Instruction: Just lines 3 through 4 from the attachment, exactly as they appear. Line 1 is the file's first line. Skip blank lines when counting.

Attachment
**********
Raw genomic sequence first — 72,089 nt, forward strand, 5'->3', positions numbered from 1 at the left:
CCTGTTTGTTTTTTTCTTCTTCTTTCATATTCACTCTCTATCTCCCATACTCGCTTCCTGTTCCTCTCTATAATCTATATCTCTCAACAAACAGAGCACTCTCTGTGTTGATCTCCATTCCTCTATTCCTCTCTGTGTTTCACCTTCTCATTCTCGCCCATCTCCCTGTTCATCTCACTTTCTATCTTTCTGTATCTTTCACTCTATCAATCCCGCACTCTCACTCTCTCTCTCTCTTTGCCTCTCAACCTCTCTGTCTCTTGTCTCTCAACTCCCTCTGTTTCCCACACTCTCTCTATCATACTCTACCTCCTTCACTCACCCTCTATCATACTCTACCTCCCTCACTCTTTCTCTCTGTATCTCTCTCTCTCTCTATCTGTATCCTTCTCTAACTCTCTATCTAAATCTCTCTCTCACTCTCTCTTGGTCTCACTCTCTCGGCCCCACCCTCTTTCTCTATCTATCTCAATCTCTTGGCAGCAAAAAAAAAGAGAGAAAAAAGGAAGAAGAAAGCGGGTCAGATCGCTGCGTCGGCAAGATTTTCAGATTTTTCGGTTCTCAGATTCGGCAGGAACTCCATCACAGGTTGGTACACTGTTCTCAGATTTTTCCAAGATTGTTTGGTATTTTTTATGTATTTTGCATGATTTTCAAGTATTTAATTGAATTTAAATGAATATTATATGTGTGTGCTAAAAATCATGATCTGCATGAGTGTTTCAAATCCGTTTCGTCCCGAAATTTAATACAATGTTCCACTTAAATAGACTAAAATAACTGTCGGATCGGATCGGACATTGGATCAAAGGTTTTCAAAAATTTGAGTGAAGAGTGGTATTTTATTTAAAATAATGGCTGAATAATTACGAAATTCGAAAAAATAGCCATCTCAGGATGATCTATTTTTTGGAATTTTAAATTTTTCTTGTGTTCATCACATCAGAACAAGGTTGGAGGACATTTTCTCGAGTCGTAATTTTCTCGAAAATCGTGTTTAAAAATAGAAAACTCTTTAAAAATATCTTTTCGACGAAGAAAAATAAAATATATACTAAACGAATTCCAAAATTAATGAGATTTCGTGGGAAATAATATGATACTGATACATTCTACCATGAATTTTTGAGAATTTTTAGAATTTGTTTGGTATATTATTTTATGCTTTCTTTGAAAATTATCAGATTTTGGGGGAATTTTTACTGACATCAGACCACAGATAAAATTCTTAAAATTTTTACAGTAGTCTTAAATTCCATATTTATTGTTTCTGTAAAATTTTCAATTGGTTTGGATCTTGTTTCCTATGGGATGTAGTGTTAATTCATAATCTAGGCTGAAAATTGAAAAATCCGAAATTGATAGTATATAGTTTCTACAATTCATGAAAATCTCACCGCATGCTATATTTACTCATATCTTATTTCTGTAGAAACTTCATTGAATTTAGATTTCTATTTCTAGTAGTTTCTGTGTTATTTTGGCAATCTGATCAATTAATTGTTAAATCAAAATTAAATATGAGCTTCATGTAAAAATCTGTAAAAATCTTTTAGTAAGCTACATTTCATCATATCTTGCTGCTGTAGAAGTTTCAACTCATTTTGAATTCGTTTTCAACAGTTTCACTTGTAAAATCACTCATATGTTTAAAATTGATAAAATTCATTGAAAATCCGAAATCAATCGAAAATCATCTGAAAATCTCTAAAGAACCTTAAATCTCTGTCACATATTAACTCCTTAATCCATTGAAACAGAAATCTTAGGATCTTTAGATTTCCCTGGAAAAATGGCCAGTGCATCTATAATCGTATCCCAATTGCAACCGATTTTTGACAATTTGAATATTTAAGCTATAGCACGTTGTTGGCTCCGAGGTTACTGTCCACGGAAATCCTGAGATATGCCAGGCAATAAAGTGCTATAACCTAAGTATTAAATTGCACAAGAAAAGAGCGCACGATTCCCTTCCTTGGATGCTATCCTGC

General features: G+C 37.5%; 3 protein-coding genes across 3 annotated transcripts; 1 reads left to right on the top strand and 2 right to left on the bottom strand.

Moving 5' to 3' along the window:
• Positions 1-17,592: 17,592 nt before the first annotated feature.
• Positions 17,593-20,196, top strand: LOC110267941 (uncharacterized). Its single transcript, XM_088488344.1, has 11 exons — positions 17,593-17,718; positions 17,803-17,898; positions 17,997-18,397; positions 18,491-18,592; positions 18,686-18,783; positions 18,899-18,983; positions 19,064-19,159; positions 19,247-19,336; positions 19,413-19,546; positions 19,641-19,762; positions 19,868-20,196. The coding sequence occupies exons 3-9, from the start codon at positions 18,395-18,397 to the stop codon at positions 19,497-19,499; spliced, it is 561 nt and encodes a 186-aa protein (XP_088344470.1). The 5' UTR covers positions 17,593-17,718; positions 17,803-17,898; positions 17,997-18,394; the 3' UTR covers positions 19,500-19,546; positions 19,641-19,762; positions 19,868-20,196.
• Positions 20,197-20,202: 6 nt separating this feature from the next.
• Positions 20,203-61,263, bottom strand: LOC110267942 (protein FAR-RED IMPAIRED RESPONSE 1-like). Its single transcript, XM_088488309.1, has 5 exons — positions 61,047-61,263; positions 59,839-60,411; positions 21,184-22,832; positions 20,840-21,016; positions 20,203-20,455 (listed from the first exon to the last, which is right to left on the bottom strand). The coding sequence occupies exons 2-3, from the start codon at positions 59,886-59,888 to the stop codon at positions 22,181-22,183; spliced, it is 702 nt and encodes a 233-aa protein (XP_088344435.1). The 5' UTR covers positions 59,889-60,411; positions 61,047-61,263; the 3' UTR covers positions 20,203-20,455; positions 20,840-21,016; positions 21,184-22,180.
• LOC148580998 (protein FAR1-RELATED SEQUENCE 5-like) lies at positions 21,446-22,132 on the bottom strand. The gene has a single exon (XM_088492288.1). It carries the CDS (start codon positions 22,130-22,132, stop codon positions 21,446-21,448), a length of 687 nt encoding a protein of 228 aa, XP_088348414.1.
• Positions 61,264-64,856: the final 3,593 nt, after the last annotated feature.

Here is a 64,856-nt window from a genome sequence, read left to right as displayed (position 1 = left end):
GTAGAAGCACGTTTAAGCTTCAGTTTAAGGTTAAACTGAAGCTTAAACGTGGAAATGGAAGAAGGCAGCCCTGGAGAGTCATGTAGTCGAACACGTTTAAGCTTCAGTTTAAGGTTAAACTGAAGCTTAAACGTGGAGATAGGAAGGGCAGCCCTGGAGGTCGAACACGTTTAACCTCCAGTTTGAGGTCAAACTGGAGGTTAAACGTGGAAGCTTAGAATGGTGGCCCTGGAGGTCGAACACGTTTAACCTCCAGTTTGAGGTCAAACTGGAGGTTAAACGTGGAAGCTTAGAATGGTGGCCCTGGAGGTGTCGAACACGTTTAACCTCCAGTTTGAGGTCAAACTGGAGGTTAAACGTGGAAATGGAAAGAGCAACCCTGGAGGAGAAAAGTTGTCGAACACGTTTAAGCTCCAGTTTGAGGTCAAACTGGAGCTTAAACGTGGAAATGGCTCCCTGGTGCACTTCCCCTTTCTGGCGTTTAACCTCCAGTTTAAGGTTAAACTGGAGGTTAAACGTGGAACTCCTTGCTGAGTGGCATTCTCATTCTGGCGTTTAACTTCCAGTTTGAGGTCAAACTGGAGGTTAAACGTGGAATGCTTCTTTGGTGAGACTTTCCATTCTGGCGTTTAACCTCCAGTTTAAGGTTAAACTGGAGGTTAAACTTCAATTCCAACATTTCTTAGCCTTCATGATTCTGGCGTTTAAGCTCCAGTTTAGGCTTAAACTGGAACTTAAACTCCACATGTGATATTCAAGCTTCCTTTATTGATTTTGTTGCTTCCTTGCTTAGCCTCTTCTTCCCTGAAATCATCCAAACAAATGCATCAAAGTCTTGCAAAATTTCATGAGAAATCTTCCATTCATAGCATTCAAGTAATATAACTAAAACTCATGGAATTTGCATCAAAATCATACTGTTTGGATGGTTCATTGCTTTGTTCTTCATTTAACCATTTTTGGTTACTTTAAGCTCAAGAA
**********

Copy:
General features: G+C 37.5%; 3 protein-coding genes across 3 annotated transcripts; 1 reads left to right on the top strand and 2 right to left on the bottom strand.

Moving 5' to 3' along the window: